I went on vacation with my boyfriend last year and we both took our laptops. At one point, my boyfriend wanted to use my laptop because he said his didn't have online connection. I said sorry but I have personal stuff on my laptop and I wouldn't let him use it. I went out for a while and when I came back, my laptop was stacked right on top of his laptop on the table. When I asked why my laptop was sitting on top of his laptop, he said he didn't know, it could have been the hotel housekeeping that put it there.
I am suspecting that he may have tried to bug my laptop. Is there any chance he was able to do that? I am very suspicious of the way the laptops looked when I came back to our hotel room. We live in different parts of the country. Could he have gained access to my laptop through what they call key logger software? This happened last year, but I've noticed several incidents when he surprisingly seemed to know what I was doing on my laptop or what I wrote in an email. If he got access to my laptop last July, is there a time duration when this access would expire? How can I know if he is bugging my laptop? I have had Norton on my laptop since before our vacation, and recently installed SuperAntiSpyware Software from AOL. Could these programs have caught a bugging attempt on my laptop and eliminated it? If not, what should I do to be able to know? Thank you for your time.
- Worried in Wilbraham
It is very unlikely that either of the two softwares you mentioned (Norton and SuperAntiSpyware) would miss an installed key logging program. If someone was capable enough to write their own piece of code or script to log your keystrokes, that may not be discovered because it is not a program that is recognizable by anti-virus software. There is no “expiration” for how long he would have access to the computer because the script that would run would most likely not stop running until it was discovered (IF it is discovered).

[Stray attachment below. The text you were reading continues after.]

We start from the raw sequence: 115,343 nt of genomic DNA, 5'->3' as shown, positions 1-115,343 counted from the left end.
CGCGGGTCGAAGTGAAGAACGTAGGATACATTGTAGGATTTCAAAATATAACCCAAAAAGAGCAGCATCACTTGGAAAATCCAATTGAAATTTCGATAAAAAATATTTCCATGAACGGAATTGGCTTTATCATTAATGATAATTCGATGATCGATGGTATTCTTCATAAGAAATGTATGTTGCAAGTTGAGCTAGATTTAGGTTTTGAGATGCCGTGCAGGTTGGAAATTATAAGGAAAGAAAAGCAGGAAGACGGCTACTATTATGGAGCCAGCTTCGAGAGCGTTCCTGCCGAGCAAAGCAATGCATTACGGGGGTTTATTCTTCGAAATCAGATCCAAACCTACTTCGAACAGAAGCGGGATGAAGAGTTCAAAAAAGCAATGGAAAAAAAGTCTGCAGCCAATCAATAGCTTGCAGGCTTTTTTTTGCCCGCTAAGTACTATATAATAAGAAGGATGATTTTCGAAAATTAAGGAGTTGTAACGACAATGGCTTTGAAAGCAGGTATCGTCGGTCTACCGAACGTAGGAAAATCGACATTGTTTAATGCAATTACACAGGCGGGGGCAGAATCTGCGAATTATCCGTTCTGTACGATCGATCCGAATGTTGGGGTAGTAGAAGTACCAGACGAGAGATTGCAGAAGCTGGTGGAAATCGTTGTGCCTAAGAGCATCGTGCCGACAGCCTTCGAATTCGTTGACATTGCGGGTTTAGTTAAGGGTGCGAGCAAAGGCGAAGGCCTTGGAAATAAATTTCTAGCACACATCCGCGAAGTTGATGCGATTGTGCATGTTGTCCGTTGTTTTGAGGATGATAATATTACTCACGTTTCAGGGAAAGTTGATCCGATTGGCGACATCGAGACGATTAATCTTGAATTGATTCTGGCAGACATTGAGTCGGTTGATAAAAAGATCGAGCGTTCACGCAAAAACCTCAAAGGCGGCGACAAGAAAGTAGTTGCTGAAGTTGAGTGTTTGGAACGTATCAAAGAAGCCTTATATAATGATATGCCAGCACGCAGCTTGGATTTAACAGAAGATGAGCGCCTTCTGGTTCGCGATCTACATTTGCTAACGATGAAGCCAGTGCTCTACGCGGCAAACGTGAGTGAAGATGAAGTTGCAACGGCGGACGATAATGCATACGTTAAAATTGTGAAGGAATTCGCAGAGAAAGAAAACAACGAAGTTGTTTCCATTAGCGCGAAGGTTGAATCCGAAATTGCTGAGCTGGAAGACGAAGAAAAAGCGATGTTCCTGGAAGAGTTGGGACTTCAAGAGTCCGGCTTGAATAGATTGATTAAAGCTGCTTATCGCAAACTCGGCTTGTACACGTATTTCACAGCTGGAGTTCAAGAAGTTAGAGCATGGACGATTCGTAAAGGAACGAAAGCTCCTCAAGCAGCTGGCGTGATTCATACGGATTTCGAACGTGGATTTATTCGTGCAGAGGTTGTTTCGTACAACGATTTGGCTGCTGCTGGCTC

There is also a piece of hardware (also called a keylogger) which does the same thing as software but is nearly impossible to find using just anti-virus software. These small devices are either inserted unto the USB port, PS/2 keyboard port, or on a laptop I've seen some very small ones that “clip” on to the keyboard ribbon cable and capture the data from every keystroke you make. Obviously you would notice a USB stick plugged into your laptop, laptops don't usually have PS/2 ports, and for the ribbon cable keylogger you would have to drill or cut room for the small device inside the laptop. The only way to discover (and also install) these on a laptop is to fully dismantle the laptop to get access to the keyboard's interface cable and the device would be clipped to the cable's exposed raw metal. I have personally never seen these devices installed on a laptop in person because they are somewhat large relative to other laptop components and would usually prevent someone from reassembling the laptop (laptops are built with virtually no extra space inside) without making major alterations to the frame/chassis. They also take an immense amount of time and skill to install, which hinders a steathy and discrete installation. Therefore, both are somewhat unlikely to have occurred without you knowing or without the anti-virus software finding it.
Of course, the only way to be sure is to have a technician inspect both possibilities, software/hardware. Some good practices to ensure your peace of mind also: Change all passwords for every account, profile, etc that you’ve ever accessed using that computer. Also, you can train yourself to purposely type in the incorrect passwords for everything the first 1 or 2 times you enter them. Since keyloggers can only log keystrokes, intentionally entering the wrong password once or twice will greatly confuse whoever is reading the logged data making your passwords “self-encrypted”. You can also use a virtual keyboard program like Free Virtual Keyboard for entering your account usernames and passwords. This is software where you control your keyboard with your mouse, bypassing the keyboard entirely which is absolutely the only sure way to avoid your security being compromised.
Hopefully this helps set your mind at ease.
Resident PC Ninja & Techie